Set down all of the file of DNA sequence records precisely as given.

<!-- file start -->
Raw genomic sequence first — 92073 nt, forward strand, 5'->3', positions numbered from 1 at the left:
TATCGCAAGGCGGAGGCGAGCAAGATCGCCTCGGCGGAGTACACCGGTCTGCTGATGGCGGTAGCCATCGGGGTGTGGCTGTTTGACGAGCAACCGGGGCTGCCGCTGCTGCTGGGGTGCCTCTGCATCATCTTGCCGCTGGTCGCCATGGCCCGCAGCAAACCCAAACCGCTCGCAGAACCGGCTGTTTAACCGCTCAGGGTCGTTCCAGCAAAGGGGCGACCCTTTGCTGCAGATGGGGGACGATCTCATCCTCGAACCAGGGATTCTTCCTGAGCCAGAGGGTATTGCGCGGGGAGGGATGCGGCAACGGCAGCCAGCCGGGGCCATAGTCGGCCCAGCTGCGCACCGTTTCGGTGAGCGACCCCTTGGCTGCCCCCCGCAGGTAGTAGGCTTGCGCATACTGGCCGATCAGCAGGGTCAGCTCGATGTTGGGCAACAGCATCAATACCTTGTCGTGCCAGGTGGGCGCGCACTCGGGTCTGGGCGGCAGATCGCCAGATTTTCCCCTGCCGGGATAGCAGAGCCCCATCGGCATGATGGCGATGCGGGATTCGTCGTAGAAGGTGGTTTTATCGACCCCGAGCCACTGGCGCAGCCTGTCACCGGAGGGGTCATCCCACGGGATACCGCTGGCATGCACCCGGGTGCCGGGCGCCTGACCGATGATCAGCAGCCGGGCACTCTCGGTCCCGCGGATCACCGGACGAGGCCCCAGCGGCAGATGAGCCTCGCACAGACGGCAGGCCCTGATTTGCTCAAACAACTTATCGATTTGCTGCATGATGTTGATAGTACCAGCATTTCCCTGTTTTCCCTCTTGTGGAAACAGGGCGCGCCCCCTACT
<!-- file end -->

Raw genomic sequence first — 92073 nt, forward strand, 5'->3', positions numbered from 1 at the left:
TATCGCAAGGCGGAGGCGAGCAAGATCGCCTCGGCGGAGTACACCGGTCTGCTGATGGCGGTAGCCATCGGGGTGTGGCTGTTTGACGAGCAACCGGGGCTGCCGCTGCTGCTGGGGTGCCTCTGCATCATCTTGCCGCTGGTCGCCATGGCCCGCAGCAAACCCAAACCGCTCGCAGAACCGGCTGTTTAACCGCTCAGGGTCGTTCCAGCAAAGGGGCGACCCTTTGCTGCAGATGGGGGACGATCTCATCCTCGAACCAGGGATTCTTCCTGAGCCAGAGGGTATTGCGCGGGGAGGGATGCGGCAACGGCAGCCAGCCGGGGCCATAGTCGGCCCAGCTGCGCACCGTTTCGGTGAGCGACCCCTTGGCTGCCCCCCGCAGGTAGTAGGCTTGCGCATACTGGCCGATCAGCAGGGTCAGCTCGATGTTGGGCAACAGCATCAATACCTTGTCGTGCCAGGTGGGCGCGCACTCGGGTCTGGGCGGCAGATCGCCAGATTTTCCCCTGCCGGGATAGCAGAGCCCCATCGGCATGATGGCGATGCGGGATTCGTCGTAGAAGGTGGTTTTATCGACCCCGAGCCACTGGCGCAGCCTGTCACCGGAGGGGTCATCCCACGGGATACCGCTGGCATGCACCCGGGTGCCGGGCGCCTGACCGATGATCAGCAGCCGGGCACTCTCGGTCCCGCGGATCACCGGACGAGGCCCCAGCGGCAGATGAGCCTCGCACAGACGGCAGGCCCTGATTTGCTCAAACAACTTATCGATTTGCTGCATGATGTTGATAGTACCAGCATTTCCCTGTTTTCCCTCTTGTGGAAACAGGGCGCGCCCCCTACT